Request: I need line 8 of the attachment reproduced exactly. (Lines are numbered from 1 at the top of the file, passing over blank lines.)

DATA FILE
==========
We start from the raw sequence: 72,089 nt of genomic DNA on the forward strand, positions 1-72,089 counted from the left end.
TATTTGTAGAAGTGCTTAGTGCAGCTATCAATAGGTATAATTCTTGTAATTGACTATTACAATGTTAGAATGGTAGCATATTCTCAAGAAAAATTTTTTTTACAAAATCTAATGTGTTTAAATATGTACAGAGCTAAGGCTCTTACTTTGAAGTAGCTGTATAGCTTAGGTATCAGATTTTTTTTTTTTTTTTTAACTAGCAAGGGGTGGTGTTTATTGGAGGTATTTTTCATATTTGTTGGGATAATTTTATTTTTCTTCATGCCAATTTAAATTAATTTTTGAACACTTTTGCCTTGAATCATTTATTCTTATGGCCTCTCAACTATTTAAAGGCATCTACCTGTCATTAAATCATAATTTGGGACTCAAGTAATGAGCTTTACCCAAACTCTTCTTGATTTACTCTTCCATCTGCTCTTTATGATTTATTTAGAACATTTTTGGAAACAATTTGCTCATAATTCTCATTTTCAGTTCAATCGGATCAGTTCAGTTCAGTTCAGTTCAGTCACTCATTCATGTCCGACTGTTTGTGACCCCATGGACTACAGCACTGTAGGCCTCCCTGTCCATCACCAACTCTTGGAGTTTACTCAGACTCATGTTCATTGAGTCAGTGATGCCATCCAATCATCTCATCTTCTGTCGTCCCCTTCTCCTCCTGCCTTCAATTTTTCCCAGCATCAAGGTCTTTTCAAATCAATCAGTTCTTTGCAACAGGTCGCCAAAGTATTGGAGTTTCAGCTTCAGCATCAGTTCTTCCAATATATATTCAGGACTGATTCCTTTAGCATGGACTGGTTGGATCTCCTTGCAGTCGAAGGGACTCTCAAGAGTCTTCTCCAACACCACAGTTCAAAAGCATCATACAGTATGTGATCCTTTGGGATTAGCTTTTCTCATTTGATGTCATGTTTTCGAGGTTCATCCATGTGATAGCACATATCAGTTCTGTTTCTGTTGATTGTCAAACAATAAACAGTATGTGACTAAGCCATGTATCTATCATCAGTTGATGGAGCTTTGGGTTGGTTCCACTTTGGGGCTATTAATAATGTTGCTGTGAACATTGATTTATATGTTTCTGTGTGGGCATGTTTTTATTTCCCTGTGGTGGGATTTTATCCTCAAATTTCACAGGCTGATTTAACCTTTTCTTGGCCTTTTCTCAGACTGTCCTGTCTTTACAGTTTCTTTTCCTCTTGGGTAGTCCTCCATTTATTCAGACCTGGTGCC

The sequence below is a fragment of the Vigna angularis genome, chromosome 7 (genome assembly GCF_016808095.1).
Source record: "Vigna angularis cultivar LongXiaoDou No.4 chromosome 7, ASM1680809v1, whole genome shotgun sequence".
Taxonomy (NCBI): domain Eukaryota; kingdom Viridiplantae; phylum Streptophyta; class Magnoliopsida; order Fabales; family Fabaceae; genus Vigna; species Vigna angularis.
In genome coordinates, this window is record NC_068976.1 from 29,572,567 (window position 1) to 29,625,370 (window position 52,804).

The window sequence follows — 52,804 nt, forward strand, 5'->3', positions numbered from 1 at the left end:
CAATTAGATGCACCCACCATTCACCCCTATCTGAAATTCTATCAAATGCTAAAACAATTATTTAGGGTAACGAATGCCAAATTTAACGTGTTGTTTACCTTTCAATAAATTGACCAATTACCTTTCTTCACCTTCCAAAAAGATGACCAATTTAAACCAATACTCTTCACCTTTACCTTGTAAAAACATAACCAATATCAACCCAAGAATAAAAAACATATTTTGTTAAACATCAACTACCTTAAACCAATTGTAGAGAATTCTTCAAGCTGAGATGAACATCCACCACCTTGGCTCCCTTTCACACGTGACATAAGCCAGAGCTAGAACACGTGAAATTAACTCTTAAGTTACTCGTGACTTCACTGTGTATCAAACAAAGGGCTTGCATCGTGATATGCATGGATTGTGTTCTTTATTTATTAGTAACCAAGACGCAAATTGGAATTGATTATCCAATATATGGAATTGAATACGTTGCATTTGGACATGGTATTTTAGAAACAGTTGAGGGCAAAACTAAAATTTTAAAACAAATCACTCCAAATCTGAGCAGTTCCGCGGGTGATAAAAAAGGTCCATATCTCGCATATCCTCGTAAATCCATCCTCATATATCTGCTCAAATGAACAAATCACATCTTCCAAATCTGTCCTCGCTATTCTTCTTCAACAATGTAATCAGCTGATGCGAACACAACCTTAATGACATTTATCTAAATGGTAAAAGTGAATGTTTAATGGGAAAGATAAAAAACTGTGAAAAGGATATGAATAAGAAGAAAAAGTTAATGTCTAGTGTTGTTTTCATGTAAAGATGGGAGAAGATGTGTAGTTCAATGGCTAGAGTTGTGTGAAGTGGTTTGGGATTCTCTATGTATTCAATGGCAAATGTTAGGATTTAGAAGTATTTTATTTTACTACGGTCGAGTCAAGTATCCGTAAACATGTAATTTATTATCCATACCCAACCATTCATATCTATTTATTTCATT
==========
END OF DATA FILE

CAATTAGATGCACCCACCATTCACCCCTATCTGAAATTCTATCAAATGCTAAAACAATTATTTAGGGTAACGAATGCCAAATTTAACGTGTTGTTTACCTTTCAATAAATTGACCAATTACCTTTCTTCACCTTCCAAAAAGATGACCAATTTAAACCAATACTCTTCACCTTTACCTTGTAAAAACATAACCAATATCAACCCAAGAATAAAAAACATATTTTGTTAAACATCAACTACCTTAAACCAATTGTAGAGAATTCTTCAAGCTGAGATGAACATCCACCACCTTGGCTCCCTTTCACACGTGACATAAGCCAGAGCTAGAACACGTGAAATTAACTCTTAAGTTACTCGTGACTTCACTGTGTATCAAACAAAGGGCTTGCATCGTGATATGCATGGATTGTGTTCTTTATTTATTAGTAACCAAGACGCAAATTGGAATTGATTATCCAATATATGGAATTGAATACGTTGCATTTGGACATGGTATTTTAGAAACAGTTGAGGGCAAAACTAAAATTTTAAAACAAATCACTCCAAATCTGAGCAGTTCCGCGGGTGATAAAAAAGGTCCATATCTCGCATATCCTCGTAAATCCATCCTCATATATCTGCTCAAATGAACAAATCACATCTTCCAAATCTGTCCTCGCTATTCTTCTTCAACAATGTAATCAGCTGATGCGAACACAACCTTAATGACATTTATCTAAATGGTAAAAGTGAATGTTTAATGGGAAAGATAAAAAACTGTGAAAAGGATATGAATAAGAAGAAAAAGTTAATGTCTAGTGTTGTTTTCATGTAAAGATGGGAGAAGATGTGTAGTTCAATGGCTAGAGTTGTGTGAAGTGGTTTGGGATTCTCTATGTATTCAATGGCAAATGTTAGGATTTAGAAGTATTTTATTTTACTACGGTCGAGTCAAGTATCCGTAAACATGTAATTTATTATCCATACCCAACCATTCATATCTATTTATTTCATT